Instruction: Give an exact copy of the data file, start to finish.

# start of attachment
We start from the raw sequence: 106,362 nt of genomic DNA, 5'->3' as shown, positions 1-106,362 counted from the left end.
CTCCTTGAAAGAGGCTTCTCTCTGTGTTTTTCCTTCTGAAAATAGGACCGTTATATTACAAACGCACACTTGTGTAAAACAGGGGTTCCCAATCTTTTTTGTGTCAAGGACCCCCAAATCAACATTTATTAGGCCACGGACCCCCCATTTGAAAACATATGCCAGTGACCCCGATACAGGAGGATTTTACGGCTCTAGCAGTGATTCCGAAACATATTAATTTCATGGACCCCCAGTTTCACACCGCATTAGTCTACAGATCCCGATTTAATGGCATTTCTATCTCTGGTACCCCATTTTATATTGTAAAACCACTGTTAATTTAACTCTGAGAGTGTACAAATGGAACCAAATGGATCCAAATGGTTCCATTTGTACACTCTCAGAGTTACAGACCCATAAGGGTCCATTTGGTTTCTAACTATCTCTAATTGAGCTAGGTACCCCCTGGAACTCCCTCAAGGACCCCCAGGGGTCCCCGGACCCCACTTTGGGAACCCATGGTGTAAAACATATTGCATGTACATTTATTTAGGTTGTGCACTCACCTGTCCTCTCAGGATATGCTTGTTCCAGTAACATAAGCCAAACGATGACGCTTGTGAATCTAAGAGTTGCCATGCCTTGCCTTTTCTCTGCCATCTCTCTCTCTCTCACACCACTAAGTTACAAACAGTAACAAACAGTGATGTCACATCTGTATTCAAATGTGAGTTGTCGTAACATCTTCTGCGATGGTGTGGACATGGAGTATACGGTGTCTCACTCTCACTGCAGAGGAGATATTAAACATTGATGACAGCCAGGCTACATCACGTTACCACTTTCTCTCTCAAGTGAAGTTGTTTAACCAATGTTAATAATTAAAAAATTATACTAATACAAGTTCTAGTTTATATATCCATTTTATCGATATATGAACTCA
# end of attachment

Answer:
We start from the raw sequence: 106,362 nt of genomic DNA, 5'->3' as shown, positions 1-106,362 counted from the left end.
CTCCTTGAAAGAGGCTTCTCTCTGTGTTTTTCCTTCTGAAAATAGGACCGTTATATTACAAACGCACACTTGTGTAAAACAGGGGTTCCCAATCTTTTTTGTGTCAAGGACCCCCAAATCAACATTTATTAGGCCACGGACCCCCCATTTGAAAACATATGCCAGTGACCCCGATACAGGAGGATTTTACGGCTCTAGCAGTGATTCCGAAACATATTAATTTCATGGACCCCCAGTTTCACACCGCATTAGTCTACAGATCCCGATTTAATGGCATTTCTATCTCTGGTACCCCATTTTATATTGTAAAACCACTGTTAATTTAACTCTGAGAGTGTACAAATGGAACCAAATGGATCCAAATGGTTCCATTTGTACACTCTCAGAGTTACAGACCCATAAGGGTCCATTTGGTTTCTAACTATCTCTAATTGAGCTAGGTACCCCCTGGAACTCCCTCAAGGACCCCCAGGGGTCCCCGGACCCCACTTTGGGAACCCATGGTGTAAAACATATTGCATGTACATTTATTTAGGTTGTGCACTCACCTGTCCTCTCAGGATATGCTTGTTCCAGTAACATAAGCCAAACGATGACGCTTGTGAATCTAAGAGTTGCCATGCCTTGCCTTTTCTCTGCCATCTCTCTCTCTCTCACACCACTAAGTTACAAACAGTAACAAACAGTGATGTCACATCTGTATTCAAATGTGAGTTGTCGTAACATCTTCTGCGATGGTGTGGACATGGAGTATACGGTGTCTCACTCTCACTGCAGAGGAGATATTAAACATTGATGACAGCCAGGCTACATCACGTTACCACTTTCTCTCTCAAGTGAAGTTGTTTAACCAATGTTAATAATTAAAAAATTATACTAATACAAGTTCTAGTTTATATATCCATTTTATCGATATATGAACTCA